I’m sure this is just one of many fairly lengthy screed/laments to come, but I thought I’d get mine out now.
I can’t believe it, but I actually feel very down about NaN dying.
First things first:
We told them so - we told them so - we told them so. Man, they must have heard it from just about everyone. There was much speculation that NaN couldn’t be selling too many Publisher licenses. I mean, really, just look around. There is no real-time 3D content anywhere. Why? It wasn’t a lack of tools. It was a lack of interest. What exactly can RT3D do for you that anything else that already exists doesn’t do, except eat up your resources? Not much. There is no killer use for RT3D (except, of course, games). I think that everyone in the Blender community grasped that, at least on a gut level. It must have been hard for those NaN employees and those in the know to defend the NaN business plan and put down the community’s concerns when in reality they probably knew at some level that NaN was dead wrong and the community was right. Well maybe not right, but at least less wrong than NaN.
Maybe NaN got the word months ago that the funding was at an end. Maybe Ton et al. came up with this last desperate measure just to stave off the dogs for a little while longer. If so, then we have the business plan to thank for a couple more months of development. If not, if they really thought that this was going to DO IT in a big way, then WHAT THE HELL WERE THEY THINKING? The community (mostly) tried to be polite about their skepticism, but the undercurrent was clear. No one had faith in what was obviously a bad plan. And lest anyone say that it was that lack of faith that contributed to NaN’s demise… oh, come on. NaN is dead because they were selling something that no one needed and, even worse, no one wanted.
You can sell something that no one needs, but no matter what you do, you can’t sell something that no one wants. In fact, in my years of dealing with advertising agencies and of being a general observer of the media :), my working philosophy of advertising has developed thusly: get the consumer to form an emotional attachment to your product, and you won’t have to sell to them. They’ll INVENT reasons to buy it. This is why so many effective advertising campaigns have so little to do with the product and so much to do with style/image/feeling. A company like IBM has its most successful campaign in years not by putting the hard numbers out there, but by producing clever, funny ads. This is IBM here, the holders of the Big Iron. And they’re not even selling on their merits.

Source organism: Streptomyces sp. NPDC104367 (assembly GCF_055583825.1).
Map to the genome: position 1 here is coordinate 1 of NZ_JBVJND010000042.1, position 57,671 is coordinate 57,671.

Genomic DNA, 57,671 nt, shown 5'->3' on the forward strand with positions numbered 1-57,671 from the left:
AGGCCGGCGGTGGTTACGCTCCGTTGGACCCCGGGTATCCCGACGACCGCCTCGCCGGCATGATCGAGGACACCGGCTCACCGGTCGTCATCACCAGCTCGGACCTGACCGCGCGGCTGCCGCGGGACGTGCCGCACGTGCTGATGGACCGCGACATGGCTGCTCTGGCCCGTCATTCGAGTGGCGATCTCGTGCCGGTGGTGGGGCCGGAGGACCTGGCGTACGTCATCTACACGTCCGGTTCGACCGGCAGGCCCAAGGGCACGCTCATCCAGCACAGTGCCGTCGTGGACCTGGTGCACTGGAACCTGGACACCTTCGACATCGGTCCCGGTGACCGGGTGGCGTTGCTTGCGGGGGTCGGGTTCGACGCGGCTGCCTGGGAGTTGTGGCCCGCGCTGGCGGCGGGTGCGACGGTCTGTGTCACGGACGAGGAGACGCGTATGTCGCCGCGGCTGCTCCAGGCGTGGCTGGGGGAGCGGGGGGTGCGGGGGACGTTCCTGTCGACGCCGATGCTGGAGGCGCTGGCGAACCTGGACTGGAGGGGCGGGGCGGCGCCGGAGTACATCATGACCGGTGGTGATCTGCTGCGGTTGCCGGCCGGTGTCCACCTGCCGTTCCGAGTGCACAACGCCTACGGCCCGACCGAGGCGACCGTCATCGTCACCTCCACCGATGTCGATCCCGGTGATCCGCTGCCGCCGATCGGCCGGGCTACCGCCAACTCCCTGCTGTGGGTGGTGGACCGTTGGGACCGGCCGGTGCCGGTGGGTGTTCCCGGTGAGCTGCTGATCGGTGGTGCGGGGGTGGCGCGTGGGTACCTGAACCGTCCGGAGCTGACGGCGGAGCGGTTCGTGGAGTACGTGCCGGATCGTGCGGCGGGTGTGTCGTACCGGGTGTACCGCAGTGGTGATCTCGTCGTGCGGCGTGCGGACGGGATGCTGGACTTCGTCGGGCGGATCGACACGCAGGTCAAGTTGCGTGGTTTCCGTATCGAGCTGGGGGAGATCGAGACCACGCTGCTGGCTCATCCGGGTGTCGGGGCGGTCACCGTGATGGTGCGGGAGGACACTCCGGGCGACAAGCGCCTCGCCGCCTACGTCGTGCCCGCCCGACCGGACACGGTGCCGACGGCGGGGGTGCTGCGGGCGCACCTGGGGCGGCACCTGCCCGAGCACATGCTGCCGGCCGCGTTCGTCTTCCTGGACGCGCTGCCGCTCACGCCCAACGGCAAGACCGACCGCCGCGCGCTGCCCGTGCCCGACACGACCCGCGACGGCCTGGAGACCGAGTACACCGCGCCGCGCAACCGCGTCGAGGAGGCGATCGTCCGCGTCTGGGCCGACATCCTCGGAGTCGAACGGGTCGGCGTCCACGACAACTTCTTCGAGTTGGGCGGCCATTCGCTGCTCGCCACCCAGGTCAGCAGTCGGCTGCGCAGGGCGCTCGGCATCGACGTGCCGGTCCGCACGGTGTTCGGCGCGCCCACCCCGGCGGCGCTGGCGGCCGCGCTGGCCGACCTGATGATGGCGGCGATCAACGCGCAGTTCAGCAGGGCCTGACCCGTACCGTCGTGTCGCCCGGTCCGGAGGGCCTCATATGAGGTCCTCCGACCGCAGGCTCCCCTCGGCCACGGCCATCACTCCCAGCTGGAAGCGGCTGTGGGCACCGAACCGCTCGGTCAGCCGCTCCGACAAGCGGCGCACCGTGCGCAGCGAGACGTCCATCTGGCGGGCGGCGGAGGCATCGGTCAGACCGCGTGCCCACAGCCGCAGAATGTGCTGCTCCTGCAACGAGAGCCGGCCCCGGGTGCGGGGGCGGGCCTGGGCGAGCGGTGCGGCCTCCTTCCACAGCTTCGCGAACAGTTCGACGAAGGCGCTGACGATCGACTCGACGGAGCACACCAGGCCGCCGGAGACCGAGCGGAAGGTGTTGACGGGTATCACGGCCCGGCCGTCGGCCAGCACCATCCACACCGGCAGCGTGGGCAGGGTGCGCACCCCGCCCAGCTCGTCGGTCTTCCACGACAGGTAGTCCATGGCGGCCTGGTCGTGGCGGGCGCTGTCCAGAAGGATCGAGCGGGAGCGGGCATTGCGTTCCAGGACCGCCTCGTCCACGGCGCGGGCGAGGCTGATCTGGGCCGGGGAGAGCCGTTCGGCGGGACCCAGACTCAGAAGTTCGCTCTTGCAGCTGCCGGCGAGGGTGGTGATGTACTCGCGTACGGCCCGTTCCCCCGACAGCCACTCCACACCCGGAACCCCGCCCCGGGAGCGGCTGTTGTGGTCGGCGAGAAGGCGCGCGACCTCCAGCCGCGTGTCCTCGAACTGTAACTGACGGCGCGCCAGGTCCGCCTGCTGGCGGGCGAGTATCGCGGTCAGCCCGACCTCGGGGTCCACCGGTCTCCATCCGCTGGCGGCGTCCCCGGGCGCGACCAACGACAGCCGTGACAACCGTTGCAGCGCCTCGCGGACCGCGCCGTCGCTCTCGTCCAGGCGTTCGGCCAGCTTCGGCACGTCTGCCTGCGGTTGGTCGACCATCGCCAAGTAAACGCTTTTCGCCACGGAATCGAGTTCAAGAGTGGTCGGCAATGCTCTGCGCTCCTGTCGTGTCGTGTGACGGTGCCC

And this is the shame of it. NaN already had a sizable core group who had formed that emotional attachment. It’s safe to say that the Blender community (myself included) loves Blender. They feel a genuine affection for it. They even said they would be willing to spend their hard-earned money for it! The feeling I got from reading NaN’s responses to the community’s concerns was this: “We’re professional business people now. We don’t have time for you… you… kids. You amateurs. You emotional people. Leave us alone.” Obviously, they have seen that they were wrong. They had proven that they could generate a small market. Instead of trying to scale that up, they went in an unproven direction. A shame.
Had NaN listened to the Blender community, I’m not sure that the result would have been any different. Blender has some great points, but I somehow doubt that it could have generated the revenue necessary to further its own development. The modelling engine is great. The interface is… different. There were some things that DID need work, though, and we all know what they are. Things that a professional app must have before anyone will take it seriously. Good documentation. Good import/export. A good renderer. It was headed that way, but it wasn’t there yet. And now it looks like it won’t be.
Which brings me to another point. What is the status of a license agreement with a soon-to-be nonexistent entity? In other words, for how long are Publisher licensees contrained to the terms of the license? In other other words, how long will it be before some says “F those stupid bastards, I’m posting my Publisher 2.25 so everyone can use it?”
I don’t know what the point of all of this is. I guess I’m pissed off at NaN for acting like a normal company, when I thought that they were something different. Maybe I should be pissed at myself for having such unrealistic expectations. Maybe that’s what I’m feeling. I’m angry at myself for once again thinking that the world was a better place than it really is. I hate when I do that.
Now, I’m off to mope.